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Pros and cons of adopting a tween

What are the pros and cons of adopting a tween? Do the pros outweigh the cons? We have been looking at kids of various ages that we would like to adopt and came across a couple kids who were tweens. We have come across boys and girls so any info you could over about tweens would be helpful! Thanks!

 
dragonqueen

Asked by dragonqueen at 12:40 AM on Jan. 29, 2011 in Adoption

Level 17 (4,207 Credits)
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Answers (5)
  • Well they are potty trained! lol No midnight feedings or diaper changes! But I think its an excellent thing u r doing, too many people want to adopt babies. But as for what it would be like? Depends on the kid I guess. If they were in foster are for awhile, they will have attitudes. I dealt with that in the job I used to do alot. But for the most part, lots of love and attention, a WHOLE LOT of patience and understanding. Also depending on hiow long the have been in the system counts for alot too. I am sure u heard about foster care homes ang the horror stories, well probably about 90% of them are true. There are lot of kids that were treated like they were less then human. I seen dogs treated better. There some homes that are wonderful to the child and a happy ever after story, but unfortunately that is a rare incident. Before u do decide to adopt a tween, talk to the caseworker, get as much background as u possibly can.
    Michigan-Mom74

    Answer by Michigan-Mom74 at 12:59 AM on Jan. 29, 2011

  • cont>>>> Some of those kids might have gotten their hopes up that they were going to a loving family at last only to discover that the people couldn't handle them. Some kids will test your patience to the limit and sometimes beyond, kinda like their own version of a test to see if u are for real. But then again, they could be the nicest child u could ever hope for. But in any case, and like any tween they push limits and boundaries. Again u r doing such a wonderful thing, and I bless u for that, and good luck.
    Michigan-Mom74

    Answer by Michigan-Mom74 at 1:05 AM on Jan. 29, 2011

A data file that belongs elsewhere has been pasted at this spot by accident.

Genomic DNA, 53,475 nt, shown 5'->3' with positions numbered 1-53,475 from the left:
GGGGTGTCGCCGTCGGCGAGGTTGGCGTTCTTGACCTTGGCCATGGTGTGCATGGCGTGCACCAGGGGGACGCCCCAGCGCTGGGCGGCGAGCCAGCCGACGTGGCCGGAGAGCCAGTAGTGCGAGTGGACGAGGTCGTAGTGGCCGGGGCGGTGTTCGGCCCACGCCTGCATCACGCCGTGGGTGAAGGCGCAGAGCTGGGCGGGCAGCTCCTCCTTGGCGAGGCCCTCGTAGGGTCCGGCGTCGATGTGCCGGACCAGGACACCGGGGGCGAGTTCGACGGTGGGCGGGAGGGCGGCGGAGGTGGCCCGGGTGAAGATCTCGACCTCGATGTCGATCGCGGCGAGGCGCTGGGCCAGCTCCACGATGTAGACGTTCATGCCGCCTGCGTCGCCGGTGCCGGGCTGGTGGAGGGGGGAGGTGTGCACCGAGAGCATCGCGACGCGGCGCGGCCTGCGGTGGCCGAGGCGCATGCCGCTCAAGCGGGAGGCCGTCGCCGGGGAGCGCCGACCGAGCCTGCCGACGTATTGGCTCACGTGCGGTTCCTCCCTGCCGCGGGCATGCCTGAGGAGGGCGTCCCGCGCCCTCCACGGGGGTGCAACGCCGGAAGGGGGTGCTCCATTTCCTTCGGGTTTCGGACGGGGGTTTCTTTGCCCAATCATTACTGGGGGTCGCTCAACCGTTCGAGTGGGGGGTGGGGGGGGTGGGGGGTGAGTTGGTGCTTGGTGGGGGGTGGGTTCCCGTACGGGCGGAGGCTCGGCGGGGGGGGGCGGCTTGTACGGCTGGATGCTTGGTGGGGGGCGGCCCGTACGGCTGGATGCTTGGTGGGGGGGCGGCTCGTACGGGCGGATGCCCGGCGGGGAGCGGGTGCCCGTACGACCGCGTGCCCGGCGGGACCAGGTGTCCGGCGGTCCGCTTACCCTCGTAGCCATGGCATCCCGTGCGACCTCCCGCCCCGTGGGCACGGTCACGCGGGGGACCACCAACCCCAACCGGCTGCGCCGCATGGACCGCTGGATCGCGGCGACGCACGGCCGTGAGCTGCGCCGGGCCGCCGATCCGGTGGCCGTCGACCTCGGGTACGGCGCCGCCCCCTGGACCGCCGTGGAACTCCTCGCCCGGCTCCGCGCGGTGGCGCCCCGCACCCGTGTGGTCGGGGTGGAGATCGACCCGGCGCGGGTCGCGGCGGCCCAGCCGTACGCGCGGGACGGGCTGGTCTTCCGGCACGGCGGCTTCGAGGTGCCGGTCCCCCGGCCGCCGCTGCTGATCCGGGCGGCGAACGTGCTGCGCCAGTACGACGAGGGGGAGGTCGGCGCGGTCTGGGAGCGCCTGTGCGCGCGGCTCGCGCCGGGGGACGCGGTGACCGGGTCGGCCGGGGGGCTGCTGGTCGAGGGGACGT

• We have thought about it and we are adoptive parents to a wonderfully active little boy. The advantage to a tween or even a teen....you most likely will have a history of development. You know more about cognition, skills, strengths, and also areas that a child may have some difficulty with. A young child, toddler or infant, you have no clue what that will be like. Part of my desire for an older child is that I don't want to worry about will she talk? Will she hit all of her mile stones? Are there any learning issues?  As a perspective parent to an older child you are able to clearly lay out for the case worker what your strengths are and what your limitations are as a parent.  It can be harder for an older child to accept this is the forever family and home.  Which means you just have to work harder, for years, to be available and keep reassuring and proving that you are the real deal. 

    frogdawg

    Answer by frogdawg at 7:01 PM on Jan. 29, 2011

  • Saving for college and buying a car are my concerns. I want a car for the part time job, to and from activities, and to and from college when that day comes. Also saving for college becomes a little bit more pressured. Some states pay for college for children adopted as teens as a way to ease that worry for perspective parents. And for me - making sure it is a good fit for the foster child as well as my son. The good news: you do have time. Adoption won't happen over night. The tween/teen has a say in if this is a good fit from their perspective. They can turn you down. You have time as parents to decide if you can parent this child and provide this child with all of their needs to the best of your abilities.  If we adopt again this is so attractive to me that I can't help but be drawn to this option.

    frogdawg

    Answer by frogdawg at 7:06 PM on Jan. 29, 2011

  • Pros Help a teen be better person
    and cons some of them have sentimental depressions or cant behaive easy to your values
    GlitteribonMom

    Answer by GlitteribonMom at 7:20 PM on Jan. 29, 2011

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